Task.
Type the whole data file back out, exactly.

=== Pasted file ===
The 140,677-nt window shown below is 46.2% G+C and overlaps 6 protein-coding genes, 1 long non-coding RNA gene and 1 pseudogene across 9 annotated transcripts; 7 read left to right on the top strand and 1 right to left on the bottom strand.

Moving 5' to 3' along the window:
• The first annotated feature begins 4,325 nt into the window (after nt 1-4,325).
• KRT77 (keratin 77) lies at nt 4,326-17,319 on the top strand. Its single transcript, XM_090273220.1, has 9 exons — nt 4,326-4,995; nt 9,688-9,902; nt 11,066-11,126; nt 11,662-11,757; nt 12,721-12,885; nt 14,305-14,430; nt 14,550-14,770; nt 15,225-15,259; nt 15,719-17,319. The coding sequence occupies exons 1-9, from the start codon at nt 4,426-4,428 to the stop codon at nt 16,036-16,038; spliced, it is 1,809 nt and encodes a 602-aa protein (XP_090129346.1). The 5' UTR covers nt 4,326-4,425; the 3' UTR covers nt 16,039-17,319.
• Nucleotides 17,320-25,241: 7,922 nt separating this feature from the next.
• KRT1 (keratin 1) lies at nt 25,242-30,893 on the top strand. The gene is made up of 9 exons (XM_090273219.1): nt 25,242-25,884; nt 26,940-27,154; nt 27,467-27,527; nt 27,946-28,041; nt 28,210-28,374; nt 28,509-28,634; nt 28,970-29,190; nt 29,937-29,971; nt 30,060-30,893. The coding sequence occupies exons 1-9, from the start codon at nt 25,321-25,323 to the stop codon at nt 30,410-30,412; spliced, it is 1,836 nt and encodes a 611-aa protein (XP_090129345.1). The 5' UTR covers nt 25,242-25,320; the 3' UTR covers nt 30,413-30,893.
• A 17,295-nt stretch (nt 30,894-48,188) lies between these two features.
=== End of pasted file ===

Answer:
The 140,677-nt window shown below is 46.2% G+C and overlaps 6 protein-coding genes, 1 long non-coding RNA gene and 1 pseudogene across 9 annotated transcripts; 7 read left to right on the top strand and 1 right to left on the bottom strand.

Moving 5' to 3' along the window:
• The first annotated feature begins 4,325 nt into the window (after nt 1-4,325).
• KRT77 (keratin 77) lies at nt 4,326-17,319 on the top strand. Its single transcript, XM_090273220.1, has 9 exons — nt 4,326-4,995; nt 9,688-9,902; nt 11,066-11,126; nt 11,662-11,757; nt 12,721-12,885; nt 14,305-14,430; nt 14,550-14,770; nt 15,225-15,259; nt 15,719-17,319. The coding sequence occupies exons 1-9, from the start codon at nt 4,426-4,428 to the stop codon at nt 16,036-16,038; spliced, it is 1,809 nt and encodes a 602-aa protein (XP_090129346.1). The 5' UTR covers nt 4,326-4,425; the 3' UTR covers nt 16,039-17,319.
• Nucleotides 17,320-25,241: 7,922 nt separating this feature from the next.
• KRT1 (keratin 1) lies at nt 25,242-30,893 on the top strand. The gene is made up of 9 exons (XM_090273219.1): nt 25,242-25,884; nt 26,940-27,154; nt 27,467-27,527; nt 27,946-28,041; nt 28,210-28,374; nt 28,509-28,634; nt 28,970-29,190; nt 29,937-29,971; nt 30,060-30,893. The coding sequence occupies exons 1-9, from the start codon at nt 25,321-25,323 to the stop codon at nt 30,410-30,412; spliced, it is 1,836 nt and encodes a 611-aa protein (XP_090129345.1). The 5' UTR covers nt 25,242-25,320; the 3' UTR covers nt 30,413-30,893.
• A 17,295-nt stretch (nt 30,894-48,188) lies between these two features.